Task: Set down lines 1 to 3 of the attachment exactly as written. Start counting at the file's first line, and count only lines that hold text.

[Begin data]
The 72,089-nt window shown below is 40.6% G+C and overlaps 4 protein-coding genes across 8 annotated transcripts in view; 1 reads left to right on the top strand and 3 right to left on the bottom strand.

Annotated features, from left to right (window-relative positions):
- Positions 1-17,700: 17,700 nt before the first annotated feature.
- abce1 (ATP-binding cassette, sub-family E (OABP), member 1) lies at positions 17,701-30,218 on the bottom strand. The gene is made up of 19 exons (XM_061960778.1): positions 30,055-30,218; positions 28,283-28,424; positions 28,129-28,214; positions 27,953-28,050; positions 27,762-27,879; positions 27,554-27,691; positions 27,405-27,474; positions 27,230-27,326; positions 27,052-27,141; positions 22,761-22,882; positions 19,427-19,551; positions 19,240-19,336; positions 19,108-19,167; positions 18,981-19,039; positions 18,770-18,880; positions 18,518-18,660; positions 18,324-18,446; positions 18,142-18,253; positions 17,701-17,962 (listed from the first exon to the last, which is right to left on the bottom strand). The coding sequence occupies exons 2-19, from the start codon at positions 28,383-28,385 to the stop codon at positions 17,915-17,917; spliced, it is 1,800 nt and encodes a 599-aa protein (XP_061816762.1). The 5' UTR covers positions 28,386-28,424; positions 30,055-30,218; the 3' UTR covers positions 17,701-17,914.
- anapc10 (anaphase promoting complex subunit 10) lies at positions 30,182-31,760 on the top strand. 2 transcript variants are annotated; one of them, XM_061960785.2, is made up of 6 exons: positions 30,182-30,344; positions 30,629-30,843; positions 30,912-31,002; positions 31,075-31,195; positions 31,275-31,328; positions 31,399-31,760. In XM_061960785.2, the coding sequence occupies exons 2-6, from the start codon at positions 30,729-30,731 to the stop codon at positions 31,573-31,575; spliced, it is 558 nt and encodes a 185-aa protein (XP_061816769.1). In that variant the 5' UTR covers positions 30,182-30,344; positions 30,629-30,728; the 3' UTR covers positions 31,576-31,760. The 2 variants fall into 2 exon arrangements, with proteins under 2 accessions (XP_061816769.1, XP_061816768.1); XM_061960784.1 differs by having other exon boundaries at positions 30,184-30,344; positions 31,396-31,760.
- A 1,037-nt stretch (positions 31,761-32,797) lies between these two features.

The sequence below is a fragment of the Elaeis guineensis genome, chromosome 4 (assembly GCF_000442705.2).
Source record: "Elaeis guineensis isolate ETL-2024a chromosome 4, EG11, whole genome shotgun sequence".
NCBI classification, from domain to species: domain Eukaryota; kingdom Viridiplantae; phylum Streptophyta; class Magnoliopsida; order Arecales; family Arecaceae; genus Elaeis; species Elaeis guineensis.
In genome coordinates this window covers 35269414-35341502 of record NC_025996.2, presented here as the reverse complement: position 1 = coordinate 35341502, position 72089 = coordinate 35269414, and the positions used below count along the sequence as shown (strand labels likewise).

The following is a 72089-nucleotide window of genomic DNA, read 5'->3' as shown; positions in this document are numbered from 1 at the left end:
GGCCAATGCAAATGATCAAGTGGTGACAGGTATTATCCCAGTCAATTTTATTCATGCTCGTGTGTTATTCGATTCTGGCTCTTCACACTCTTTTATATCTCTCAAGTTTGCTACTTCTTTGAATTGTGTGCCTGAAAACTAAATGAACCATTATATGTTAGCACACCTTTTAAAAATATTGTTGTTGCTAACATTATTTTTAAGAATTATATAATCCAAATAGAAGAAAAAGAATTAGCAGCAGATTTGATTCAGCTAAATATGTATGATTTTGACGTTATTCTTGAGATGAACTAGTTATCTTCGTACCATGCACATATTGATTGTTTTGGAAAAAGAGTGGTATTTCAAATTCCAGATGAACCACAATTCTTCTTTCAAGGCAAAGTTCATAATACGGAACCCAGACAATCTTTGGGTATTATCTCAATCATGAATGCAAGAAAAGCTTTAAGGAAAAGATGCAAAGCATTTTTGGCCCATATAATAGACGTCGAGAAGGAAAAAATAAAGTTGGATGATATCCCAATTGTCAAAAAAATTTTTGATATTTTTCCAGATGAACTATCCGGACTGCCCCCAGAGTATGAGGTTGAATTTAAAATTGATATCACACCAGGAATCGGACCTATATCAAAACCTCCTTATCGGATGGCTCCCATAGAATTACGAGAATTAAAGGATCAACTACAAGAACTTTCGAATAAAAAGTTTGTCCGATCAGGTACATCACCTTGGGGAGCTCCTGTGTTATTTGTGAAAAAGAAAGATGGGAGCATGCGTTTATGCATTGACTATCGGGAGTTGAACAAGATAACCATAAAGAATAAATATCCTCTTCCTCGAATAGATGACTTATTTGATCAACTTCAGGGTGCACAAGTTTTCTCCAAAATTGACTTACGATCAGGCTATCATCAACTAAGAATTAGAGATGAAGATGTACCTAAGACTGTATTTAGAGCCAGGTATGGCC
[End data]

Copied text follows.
The 72,089-nt window shown below is 40.6% G+C and overlaps 4 protein-coding genes across 8 annotated transcripts in view; 1 reads left to right on the top strand and 3 right to left on the bottom strand.

Annotated features, from left to right (window-relative positions):
- Positions 1-17,700: 17,700 nt before the first annotated feature.